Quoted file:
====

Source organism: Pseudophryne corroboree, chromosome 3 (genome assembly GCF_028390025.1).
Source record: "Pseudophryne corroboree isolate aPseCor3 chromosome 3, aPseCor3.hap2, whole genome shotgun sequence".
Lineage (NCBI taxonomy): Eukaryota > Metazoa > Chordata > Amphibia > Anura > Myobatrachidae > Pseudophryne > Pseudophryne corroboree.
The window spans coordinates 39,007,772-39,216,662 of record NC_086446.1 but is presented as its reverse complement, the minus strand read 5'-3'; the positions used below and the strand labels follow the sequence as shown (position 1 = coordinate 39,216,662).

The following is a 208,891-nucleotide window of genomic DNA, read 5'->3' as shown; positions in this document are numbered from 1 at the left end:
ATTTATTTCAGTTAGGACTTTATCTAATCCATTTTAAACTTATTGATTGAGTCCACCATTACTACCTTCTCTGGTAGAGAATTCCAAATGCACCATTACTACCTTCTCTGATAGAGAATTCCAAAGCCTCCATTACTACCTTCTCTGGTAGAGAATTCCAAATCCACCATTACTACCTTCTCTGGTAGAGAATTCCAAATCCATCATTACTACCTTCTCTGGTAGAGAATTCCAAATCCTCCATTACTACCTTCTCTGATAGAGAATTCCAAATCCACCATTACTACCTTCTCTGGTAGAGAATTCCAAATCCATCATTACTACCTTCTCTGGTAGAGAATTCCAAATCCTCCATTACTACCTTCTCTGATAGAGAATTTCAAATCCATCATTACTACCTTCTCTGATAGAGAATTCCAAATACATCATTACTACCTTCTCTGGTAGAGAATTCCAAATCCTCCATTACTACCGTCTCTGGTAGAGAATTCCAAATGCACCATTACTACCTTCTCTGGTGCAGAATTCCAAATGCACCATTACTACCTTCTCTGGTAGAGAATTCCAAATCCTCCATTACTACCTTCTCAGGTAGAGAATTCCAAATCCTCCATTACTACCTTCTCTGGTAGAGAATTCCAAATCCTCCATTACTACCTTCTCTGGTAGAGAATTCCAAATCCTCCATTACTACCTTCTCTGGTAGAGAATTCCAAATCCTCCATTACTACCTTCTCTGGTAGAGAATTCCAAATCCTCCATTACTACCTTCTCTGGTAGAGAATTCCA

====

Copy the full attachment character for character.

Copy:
Source organism: Pseudophryne corroboree, chromosome 3 (genome assembly GCF_028390025.1).
Source record: "Pseudophryne corroboree isolate aPseCor3 chromosome 3, aPseCor3.hap2, whole genome shotgun sequence".
Lineage (NCBI taxonomy): Eukaryota > Metazoa > Chordata > Amphibia > Anura > Myobatrachidae > Pseudophryne > Pseudophryne corroboree.
The window spans coordinates 39,007,772-39,216,662 of record NC_086446.1 but is presented as its reverse complement, the minus strand read 5'-3'; the positions used below and the strand labels follow the sequence as shown (position 1 = coordinate 39,216,662).

The following is a 208,891-nucleotide window of genomic DNA, read 5'->3' as shown; positions in this document are numbered from 1 at the left end:
ATTTATTTCAGTTAGGACTTTATCTAATCCATTTTAAACTTATTGATTGAGTCCACCATTACTACCTTCTCTGGTAGAGAATTCCAAATGCACCATTACTACCTTCTCTGATAGAGAATTCCAAAGCCTCCATTACTACCTTCTCTGGTAGAGAATTCCAAATCCACCATTACTACCTTCTCTGGTAGAGAATTCCAAATCCATCATTACTACCTTCTCTGGTAGAGAATTCCAAATCCTCCATTACTACCTTCTCTGATAGAGAATTCCAAATCCACCATTACTACCTTCTCTGGTAGAGAATTCCAAATCCATCATTACTACCTTCTCTGGTAGAGAATTCCAAATCCTCCATTACTACCTTCTCTGATAGAGAATTTCAAATCCATCATTACTACCTTCTCTGATAGAGAATTCCAAATACATCATTACTACCTTCTCTGGTAGAGAATTCCAAATCCTCCATTACTACCGTCTCTGGTAGAGAATTCCAAATGCACCATTACTACCTTCTCTGGTGCAGAATTCCAAATGCACCATTACTACCTTCTCTGGTAGAGAATTCCAAATCCTCCATTACTACCTTCTCAGGTAGAGAATTCCAAATCCTCCATTACTACCTTCTCTGGTAGAGAATTCCAAATCCTCCATTACTACCTTCTCTGGTAGAGAATTCCAAATCCTCCATTACTACCTTCTCTGGTAGAGAATTCCAAATCCTCCATTACTACCTTCTCTGGTAGAGAATTCCAAATCCTCCATTACTACCTTCTCTGGTAGAGAATTCCA